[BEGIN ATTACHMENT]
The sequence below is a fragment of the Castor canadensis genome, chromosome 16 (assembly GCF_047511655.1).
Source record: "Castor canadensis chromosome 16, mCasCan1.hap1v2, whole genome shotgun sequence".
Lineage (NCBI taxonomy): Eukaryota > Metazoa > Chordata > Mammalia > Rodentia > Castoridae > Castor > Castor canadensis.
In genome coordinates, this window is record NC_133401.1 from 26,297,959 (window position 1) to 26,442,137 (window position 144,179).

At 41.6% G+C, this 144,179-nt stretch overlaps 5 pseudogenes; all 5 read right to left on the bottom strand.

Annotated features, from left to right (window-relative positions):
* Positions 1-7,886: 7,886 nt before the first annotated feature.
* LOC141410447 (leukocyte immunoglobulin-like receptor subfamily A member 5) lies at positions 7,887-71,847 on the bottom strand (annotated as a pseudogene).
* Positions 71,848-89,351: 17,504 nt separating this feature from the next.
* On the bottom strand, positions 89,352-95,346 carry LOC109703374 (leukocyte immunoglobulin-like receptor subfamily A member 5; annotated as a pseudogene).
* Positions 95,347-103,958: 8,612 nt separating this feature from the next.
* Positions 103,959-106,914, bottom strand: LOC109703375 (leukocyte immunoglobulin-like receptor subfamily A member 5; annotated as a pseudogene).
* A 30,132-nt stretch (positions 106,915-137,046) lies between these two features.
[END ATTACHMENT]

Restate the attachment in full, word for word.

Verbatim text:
The sequence below is a fragment of the Castor canadensis genome, chromosome 16 (assembly GCF_047511655.1).
Source record: "Castor canadensis chromosome 16, mCasCan1.hap1v2, whole genome shotgun sequence".
Lineage (NCBI taxonomy): Eukaryota > Metazoa > Chordata > Mammalia > Rodentia > Castoridae > Castor > Castor canadensis.
In genome coordinates, this window is record NC_133401.1 from 26,297,959 (window position 1) to 26,442,137 (window position 144,179).

At 41.6% G+C, this 144,179-nt stretch overlaps 5 pseudogenes; all 5 read right to left on the bottom strand.

Annotated features, from left to right (window-relative positions):
* Positions 1-7,886: 7,886 nt before the first annotated feature.
* LOC141410447 (leukocyte immunoglobulin-like receptor subfamily A member 5) lies at positions 7,887-71,847 on the bottom strand (annotated as a pseudogene).
* Positions 71,848-89,351: 17,504 nt separating this feature from the next.
* On the bottom strand, positions 89,352-95,346 carry LOC109703374 (leukocyte immunoglobulin-like receptor subfamily A member 5; annotated as a pseudogene).
* Positions 95,347-103,958: 8,612 nt separating this feature from the next.
* Positions 103,959-106,914, bottom strand: LOC109703375 (leukocyte immunoglobulin-like receptor subfamily A member 5; annotated as a pseudogene).
* A 30,132-nt stretch (positions 106,915-137,046) lies between these two features.